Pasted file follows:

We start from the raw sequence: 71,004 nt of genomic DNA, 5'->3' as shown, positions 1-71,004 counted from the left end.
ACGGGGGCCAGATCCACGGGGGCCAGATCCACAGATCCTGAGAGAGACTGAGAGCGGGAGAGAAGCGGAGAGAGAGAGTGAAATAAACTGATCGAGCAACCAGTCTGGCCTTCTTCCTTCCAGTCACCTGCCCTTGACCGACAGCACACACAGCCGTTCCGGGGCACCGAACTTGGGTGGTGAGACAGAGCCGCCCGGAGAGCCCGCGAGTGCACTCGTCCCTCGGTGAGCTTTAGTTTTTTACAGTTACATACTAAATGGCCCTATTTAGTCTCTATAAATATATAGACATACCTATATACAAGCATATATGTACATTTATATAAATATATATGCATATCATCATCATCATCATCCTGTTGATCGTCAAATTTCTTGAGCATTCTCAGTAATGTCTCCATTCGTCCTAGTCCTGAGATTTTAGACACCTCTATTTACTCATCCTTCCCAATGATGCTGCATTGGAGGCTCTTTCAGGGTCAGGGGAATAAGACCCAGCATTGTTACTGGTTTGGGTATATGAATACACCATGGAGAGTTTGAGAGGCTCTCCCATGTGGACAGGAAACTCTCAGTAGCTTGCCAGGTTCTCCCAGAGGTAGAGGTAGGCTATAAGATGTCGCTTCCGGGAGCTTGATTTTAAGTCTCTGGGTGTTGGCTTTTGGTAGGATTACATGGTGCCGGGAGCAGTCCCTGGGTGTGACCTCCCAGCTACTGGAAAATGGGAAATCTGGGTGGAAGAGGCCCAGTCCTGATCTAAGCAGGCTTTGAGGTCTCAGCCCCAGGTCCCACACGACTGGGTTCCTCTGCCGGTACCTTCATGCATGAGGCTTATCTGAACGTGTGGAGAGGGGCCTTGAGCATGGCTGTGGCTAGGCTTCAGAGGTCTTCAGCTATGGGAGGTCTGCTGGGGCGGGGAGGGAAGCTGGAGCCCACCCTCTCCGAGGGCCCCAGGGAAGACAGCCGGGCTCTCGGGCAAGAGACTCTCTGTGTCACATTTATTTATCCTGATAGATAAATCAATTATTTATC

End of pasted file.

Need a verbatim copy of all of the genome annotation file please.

We start from the raw sequence: 71,004 nt of genomic DNA, 5'->3' as shown, positions 1-71,004 counted from the left end.
ACGGGGGCCAGATCCACGGGGGCCAGATCCACAGATCCTGAGAGAGACTGAGAGCGGGAGAGAAGCGGAGAGAGAGAGTGAAATAAACTGATCGAGCAACCAGTCTGGCCTTCTTCCTTCCAGTCACCTGCCCTTGACCGACAGCACACACAGCCGTTCCGGGGCACCGAACTTGGGTGGTGAGACAGAGCCGCCCGGAGAGCCCGCGAGTGCACTCGTCCCTCGGTGAGCTTTAGTTTTTTACAGTTACATACTAAATGGCCCTATTTAGTCTCTATAAATATATAGACATACCTATATACAAGCATATATGTACATTTATATAAATATATATGCATATCATCATCATCATCATCCTGTTGATCGTCAAATTTCTTGAGCATTCTCAGTAATGTCTCCATTCGTCCTAGTCCTGAGATTTTAGACACCTCTATTTACTCATCCTTCCCAATGATGCTGCATTGGAGGCTCTTTCAGGGTCAGGGGAATAAGACCCAGCATTGTTACTGGTTTGGGTATATGAATACACCATGGAGAGTTTGAGAGGCTCTCCCATGTGGACAGGAAACTCTCAGTAGCTTGCCAGGTTCTCCCAGAGGTAGAGGTAGGCTATAAGATGTCGCTTCCGGGAGCTTGATTTTAAGTCTCTGGGTGTTGGCTTTTGGTAGGATTACATGGTGCCGGGAGCAGTCCCTGGGTGTGACCTCCCAGCTACTGGAAAATGGGAAATCTGGGTGGAAGAGGCCCAGTCCTGATCTAAGCAGGCTTTGAGGTCTCAGCCCCAGGTCCCACACGACTGGGTTCCTCTGCCGGTACCTTCATGCATGAGGCTTATCTGAACGTGTGGAGAGGGGCCTTGAGCATGGCTGTGGCTAGGCTTCAGAGGTCTTCAGCTATGGGAGGTCTGCTGGGGCGGGGAGGGAAGCTGGAGCCCACCCTCTCCGAGGGCCCCAGGGAAGACAGCCGGGCTCTCGGGCAAGAGACTCTCTGTGTCACATTTATTTATCCTGATAGATAAATCAATTATTTATC